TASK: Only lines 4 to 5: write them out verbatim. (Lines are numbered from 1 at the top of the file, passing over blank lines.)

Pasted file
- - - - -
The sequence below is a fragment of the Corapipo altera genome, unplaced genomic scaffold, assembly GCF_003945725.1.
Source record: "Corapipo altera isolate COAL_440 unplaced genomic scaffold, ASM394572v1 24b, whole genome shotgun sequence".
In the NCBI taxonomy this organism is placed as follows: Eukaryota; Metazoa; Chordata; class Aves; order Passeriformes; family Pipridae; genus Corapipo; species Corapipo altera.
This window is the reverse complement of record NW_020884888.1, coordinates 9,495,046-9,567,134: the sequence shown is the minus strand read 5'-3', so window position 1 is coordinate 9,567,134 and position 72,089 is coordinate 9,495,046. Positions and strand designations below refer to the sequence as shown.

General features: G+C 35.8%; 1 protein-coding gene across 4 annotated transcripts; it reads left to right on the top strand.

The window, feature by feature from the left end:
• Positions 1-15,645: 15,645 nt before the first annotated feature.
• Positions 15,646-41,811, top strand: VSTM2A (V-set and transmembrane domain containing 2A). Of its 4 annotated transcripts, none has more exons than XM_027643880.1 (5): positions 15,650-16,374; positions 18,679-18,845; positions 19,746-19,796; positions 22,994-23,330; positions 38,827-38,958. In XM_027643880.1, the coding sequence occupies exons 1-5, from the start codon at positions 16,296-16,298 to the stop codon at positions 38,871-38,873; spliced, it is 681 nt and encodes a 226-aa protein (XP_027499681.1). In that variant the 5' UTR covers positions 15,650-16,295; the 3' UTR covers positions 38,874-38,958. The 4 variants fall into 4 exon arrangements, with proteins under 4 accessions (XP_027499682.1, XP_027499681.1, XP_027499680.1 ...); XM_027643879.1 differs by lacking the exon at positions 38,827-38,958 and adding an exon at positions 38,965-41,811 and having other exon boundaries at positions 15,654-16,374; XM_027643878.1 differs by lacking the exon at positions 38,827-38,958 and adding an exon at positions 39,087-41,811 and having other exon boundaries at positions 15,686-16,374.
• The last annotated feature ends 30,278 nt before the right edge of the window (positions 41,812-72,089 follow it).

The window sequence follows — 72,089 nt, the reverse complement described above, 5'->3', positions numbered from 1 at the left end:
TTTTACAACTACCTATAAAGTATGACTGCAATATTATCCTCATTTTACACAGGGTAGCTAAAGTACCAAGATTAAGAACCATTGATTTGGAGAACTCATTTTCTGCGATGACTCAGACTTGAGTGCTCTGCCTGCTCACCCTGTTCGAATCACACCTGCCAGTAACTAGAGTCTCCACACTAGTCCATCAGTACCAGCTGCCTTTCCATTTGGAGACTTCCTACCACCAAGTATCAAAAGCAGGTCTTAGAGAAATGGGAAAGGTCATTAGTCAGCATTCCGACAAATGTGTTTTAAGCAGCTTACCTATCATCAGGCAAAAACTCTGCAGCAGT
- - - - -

This window is the reverse complement of record NW_020884888.1, coordinates 9,495,046-9,567,134: the sequence shown is the minus strand read 5'-3', so window position 1 is coordinate 9,567,134 and position 72,089 is coordinate 9,495,046. Positions and strand designations below refer to the sequence as shown.

General features: G+C 35.8%; 1 protein-coding gene across 4 annotated transcripts; it reads left to right on the top strand.